no genuine issue as to any material fact and the moving party
is entitled to judgment as a matter of law. Fed.R.Civ.P.
56(a); Smith v. Hope School, 560 F.3d 694, 699 (7th
Cir. 2009). A genuine issue of material fact exists if a
reasonable jury could find in favor of the nonmoving party.
Insolia v. Philip Morris, Inc., 216 F.3d 596, 599
(7th Cir. 2000). In deciding a summary judgment motion, the
court must consider the record as a whole, in the light most
favorable to the non-moving party, and draw all reasonable
inferences in favor of the non-moving party. Anderson v.
Liberty Lobby, Inc., 477 U.S. 242, 255 (1986); Bay
v. Cassens Transp. Co., 212 F.3d 969, 972 (7th Cir.
determinations under ERISA are reviewed by federal courts
de novo “unless the benefit plan gives the
administrator or fiduciary discretionary authority to
determine eligibility for benefits or to construe the terms
of the plan.” Sperandeo v. Lorillard Tobacco
Co., 460 F.3d 866, 870 (7th Cir. 2006) (quoting
Firestone Tire & Rubber Co. v. Bruch, 489 U.S.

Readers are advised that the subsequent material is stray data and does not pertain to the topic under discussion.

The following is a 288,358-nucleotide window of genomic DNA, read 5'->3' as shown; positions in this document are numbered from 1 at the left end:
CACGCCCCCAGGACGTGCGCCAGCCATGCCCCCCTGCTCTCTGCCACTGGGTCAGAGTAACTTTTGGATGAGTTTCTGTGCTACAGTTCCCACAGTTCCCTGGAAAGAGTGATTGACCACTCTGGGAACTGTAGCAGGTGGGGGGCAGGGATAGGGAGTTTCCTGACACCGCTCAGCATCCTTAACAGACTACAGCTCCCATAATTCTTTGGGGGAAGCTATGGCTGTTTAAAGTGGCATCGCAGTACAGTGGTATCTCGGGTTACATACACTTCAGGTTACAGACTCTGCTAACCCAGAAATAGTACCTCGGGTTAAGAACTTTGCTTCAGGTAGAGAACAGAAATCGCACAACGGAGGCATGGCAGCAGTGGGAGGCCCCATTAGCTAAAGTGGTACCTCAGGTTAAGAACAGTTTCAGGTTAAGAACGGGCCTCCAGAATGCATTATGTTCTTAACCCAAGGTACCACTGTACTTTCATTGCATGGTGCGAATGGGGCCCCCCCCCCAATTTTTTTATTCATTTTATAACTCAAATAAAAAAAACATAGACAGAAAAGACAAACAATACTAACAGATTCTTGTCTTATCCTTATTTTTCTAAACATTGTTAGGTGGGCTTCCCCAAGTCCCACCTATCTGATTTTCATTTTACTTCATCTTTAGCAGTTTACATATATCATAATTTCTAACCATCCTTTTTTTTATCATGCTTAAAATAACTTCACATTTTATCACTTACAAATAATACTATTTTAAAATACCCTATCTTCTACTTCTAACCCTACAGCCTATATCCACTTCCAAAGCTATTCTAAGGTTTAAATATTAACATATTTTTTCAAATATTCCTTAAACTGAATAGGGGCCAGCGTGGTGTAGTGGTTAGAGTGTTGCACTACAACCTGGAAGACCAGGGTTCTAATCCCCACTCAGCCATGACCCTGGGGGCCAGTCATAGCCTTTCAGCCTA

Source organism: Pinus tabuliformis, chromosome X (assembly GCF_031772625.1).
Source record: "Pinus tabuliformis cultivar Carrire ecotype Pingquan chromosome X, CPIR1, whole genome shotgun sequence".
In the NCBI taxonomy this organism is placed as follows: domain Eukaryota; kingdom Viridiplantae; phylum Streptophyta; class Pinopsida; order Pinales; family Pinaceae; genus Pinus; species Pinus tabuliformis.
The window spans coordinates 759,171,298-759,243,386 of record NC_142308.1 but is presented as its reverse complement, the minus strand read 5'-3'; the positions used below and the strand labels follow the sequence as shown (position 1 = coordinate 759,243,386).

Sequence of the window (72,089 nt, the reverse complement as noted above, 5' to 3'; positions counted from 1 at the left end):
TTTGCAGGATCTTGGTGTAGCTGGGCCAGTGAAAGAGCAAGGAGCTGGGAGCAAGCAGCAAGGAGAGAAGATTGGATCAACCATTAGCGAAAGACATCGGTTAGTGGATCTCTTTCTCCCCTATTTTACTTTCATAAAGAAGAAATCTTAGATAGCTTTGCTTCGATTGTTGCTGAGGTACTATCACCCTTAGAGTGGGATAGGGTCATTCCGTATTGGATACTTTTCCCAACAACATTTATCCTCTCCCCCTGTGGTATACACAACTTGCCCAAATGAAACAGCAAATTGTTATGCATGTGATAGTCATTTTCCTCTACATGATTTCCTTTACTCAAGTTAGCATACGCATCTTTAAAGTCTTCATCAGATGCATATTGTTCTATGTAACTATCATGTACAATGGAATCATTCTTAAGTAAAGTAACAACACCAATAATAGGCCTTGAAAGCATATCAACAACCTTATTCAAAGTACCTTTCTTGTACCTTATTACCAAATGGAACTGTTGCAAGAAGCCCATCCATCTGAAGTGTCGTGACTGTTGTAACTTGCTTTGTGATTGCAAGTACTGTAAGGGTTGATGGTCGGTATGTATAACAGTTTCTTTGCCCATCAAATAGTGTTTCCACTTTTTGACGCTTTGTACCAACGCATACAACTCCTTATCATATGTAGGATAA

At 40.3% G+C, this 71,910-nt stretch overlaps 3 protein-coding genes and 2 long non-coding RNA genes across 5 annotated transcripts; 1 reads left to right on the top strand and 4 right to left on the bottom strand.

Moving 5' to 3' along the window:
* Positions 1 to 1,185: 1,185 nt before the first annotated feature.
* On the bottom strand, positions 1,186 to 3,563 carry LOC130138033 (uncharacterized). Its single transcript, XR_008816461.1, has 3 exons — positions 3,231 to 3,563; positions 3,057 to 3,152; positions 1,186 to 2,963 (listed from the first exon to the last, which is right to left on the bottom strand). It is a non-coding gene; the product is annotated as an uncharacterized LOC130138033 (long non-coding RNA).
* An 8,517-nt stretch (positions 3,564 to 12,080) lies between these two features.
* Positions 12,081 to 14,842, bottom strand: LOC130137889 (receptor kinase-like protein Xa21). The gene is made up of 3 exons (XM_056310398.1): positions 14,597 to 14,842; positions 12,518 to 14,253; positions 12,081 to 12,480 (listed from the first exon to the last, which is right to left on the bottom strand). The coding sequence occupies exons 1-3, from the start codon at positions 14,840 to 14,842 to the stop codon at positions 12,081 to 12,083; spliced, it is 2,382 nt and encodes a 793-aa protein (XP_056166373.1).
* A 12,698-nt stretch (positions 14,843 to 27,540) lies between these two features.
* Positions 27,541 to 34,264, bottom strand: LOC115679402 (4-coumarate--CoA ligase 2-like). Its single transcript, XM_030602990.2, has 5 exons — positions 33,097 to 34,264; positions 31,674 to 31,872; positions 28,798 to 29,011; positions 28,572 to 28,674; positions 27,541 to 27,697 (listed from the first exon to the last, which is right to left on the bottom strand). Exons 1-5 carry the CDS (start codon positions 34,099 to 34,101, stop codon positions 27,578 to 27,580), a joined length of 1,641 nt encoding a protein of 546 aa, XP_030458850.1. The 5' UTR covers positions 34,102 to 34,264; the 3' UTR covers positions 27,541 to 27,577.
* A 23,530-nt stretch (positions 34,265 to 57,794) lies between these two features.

101, 115 (1989)). If such discretionary authority is given,
an arbitrary and capricious standard of review applies.
Id. The party asserting that the arbitrary and
capricious standard applies bears the burden of establishing
that the plan confers discretionary authority. Id.
The default standard of review is de novo and in
order to alter this default standard, the stipulation for
deferential review must be clear. Id.
interpretation of an ERISA-governed plan is controlled by
federal common law, which draws on general principles of
contract interpretation, at least to the extent those
principles are consistent with ERISA. Schultz v. Aviall,
Inc. Long Term Disability Plan, 670 F.3d 834, 838 (7th
Cir. 2012). Plan language is given its plain and ordinary
meaning. Id. Courts must read the plan as a whole,
considering separate provisions in light of one another and
in the context of the entire agreement. Id. All
language of a plan should be given effect without rendering
any term superfluous. Id.
as a threshold matter, courts have to identify the documents
that constitute the plan. Sperandeo, 460 F.3d at
870. Commonly, the terms of a plan must be inferred from a
series of documents none clearly labeled as “the
plan.” Health Cost Controls of Illinois, Inc. v.
Washington, 187 F.3d 703, 712 (7th Cir. 1999). ERISA
itself is not particularly helpful in delineating the
documents that constitute the plan. Sperandeo, 460
F.3d at ...